Ruby on Rails is a framework that delivers a tremendous amount of developer productivity and happiness. Unsurprisingly, Rails application also go through growing pains as they mature. Models and controllers expand until small objects are extracted to keep them under control. The same happens with Rails views; they start out powerful and easy to use and slowly grow out of control. The views become hard to reason about and maintain. Views are also inherently hard to test, so they become the riskiest part of a Rails application.
Decorators are added to contain the situation. Gems exist to help with this, but we don’t need them.
SimpleDelegator is built into Ruby so we can make use of it like so:
Decorators are great, and they help for a while. The problem is that they are tightly coupled to models. Models tend to describe big ideas in the system that are displayed in many different ways. Decorators, therefore, get bloated as they start describing numerous UIs.
Applying basic OOP principles we can break a decorator into smaller objects. Instead of a
CommentDecorator we can build several components:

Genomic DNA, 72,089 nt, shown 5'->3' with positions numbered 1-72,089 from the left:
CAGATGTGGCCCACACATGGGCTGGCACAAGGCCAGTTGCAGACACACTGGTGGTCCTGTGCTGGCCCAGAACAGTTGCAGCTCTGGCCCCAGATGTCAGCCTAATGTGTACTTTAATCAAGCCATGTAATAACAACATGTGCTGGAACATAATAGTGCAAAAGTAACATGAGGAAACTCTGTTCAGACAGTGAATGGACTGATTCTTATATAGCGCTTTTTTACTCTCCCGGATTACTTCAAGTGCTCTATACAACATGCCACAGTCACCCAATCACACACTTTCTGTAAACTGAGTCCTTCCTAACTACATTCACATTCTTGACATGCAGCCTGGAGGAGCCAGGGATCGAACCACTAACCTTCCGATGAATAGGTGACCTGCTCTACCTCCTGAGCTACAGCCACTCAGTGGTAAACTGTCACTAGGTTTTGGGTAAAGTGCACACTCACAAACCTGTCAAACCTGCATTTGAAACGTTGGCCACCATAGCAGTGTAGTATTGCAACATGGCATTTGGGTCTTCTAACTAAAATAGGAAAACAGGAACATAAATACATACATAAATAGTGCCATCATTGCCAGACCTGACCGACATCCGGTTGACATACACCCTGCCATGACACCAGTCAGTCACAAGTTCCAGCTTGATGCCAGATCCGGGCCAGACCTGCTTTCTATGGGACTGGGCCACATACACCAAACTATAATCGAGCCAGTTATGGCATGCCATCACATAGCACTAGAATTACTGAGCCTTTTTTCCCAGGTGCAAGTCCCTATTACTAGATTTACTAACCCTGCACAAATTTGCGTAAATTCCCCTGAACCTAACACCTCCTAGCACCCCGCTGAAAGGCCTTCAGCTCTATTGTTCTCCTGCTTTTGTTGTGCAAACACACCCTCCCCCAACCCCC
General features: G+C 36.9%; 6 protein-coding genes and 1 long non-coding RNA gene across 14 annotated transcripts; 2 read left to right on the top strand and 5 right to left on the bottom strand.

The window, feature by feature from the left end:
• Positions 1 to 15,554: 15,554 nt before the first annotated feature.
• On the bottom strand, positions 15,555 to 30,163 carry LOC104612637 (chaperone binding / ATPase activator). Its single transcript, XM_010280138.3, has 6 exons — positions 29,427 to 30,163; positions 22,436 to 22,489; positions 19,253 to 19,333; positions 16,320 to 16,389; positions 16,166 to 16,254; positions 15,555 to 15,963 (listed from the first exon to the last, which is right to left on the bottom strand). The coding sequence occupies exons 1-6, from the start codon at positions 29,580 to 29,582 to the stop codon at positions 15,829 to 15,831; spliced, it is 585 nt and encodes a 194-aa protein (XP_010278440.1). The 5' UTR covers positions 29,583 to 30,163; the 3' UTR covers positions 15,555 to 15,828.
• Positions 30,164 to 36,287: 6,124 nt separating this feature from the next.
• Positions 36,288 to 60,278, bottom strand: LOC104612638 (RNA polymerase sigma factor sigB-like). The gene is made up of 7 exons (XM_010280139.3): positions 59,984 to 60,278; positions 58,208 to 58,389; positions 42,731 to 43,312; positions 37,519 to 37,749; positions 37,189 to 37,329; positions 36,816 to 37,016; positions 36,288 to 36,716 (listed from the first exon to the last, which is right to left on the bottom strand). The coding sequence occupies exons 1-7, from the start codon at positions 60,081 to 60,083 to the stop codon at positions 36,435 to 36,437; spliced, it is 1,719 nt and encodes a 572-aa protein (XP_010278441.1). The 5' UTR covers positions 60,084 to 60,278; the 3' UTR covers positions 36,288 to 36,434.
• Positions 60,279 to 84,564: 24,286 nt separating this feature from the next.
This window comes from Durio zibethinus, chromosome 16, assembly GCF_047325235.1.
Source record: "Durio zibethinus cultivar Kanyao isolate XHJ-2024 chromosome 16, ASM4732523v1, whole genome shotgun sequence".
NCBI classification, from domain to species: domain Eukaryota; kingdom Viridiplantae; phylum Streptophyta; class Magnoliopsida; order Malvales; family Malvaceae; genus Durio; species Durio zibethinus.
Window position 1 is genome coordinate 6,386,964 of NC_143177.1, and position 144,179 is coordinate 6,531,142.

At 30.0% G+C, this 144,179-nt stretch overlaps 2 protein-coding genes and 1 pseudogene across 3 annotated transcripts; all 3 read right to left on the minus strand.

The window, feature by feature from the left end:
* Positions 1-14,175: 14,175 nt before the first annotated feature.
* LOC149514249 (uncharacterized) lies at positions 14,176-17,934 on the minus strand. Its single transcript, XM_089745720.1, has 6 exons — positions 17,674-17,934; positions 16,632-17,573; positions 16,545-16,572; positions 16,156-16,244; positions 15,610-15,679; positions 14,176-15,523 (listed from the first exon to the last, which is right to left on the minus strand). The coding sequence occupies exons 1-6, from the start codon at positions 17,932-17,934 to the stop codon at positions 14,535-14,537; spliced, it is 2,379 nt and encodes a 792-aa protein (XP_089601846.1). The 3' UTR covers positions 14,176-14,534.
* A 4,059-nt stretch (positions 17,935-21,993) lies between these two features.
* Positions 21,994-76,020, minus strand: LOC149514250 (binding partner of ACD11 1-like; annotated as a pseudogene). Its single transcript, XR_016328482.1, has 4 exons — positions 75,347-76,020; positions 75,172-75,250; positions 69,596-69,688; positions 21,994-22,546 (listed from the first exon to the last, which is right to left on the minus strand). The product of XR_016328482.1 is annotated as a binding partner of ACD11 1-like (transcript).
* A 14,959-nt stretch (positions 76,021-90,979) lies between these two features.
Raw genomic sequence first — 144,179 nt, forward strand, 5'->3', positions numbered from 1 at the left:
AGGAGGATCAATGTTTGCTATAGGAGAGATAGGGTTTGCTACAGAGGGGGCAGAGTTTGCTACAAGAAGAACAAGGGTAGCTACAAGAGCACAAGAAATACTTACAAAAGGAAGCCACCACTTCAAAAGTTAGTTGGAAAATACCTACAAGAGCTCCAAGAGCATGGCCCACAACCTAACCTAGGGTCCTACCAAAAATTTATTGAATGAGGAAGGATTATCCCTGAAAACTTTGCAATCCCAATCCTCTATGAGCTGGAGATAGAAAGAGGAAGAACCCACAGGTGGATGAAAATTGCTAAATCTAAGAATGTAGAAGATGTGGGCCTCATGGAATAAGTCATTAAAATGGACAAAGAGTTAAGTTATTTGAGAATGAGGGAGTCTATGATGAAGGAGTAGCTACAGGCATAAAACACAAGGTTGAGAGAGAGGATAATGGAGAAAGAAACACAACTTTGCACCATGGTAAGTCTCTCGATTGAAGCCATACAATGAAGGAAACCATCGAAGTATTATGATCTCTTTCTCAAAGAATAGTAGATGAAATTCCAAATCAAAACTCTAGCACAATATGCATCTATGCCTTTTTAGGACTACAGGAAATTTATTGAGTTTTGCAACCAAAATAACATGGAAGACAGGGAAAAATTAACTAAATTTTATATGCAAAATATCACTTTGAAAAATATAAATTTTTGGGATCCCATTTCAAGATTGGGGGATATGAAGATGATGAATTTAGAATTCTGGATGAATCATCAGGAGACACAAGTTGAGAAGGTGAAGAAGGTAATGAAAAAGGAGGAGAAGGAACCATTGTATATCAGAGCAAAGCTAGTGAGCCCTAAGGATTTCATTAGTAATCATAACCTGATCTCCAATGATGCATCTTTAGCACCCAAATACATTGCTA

ReactionButtons, etc. We don’t need a fancy gem to do this. A plain old ruby object will do:
The view component objects can be put under
app/view_components and their templates can be placed in
app/views/components/. The template is just a rails partial that gets a
component local variable.
The view components will each inherit from the main
We’ll add a helper to facilitate the rendering of a view component:
Now anywhere in our views we can render a component with:
View components are ideally minimal as they have a single and focused responsibility. This makes them easy to test and reason about. We can use a real rendering context if we wanted to in tests or mock it and do isolation testing.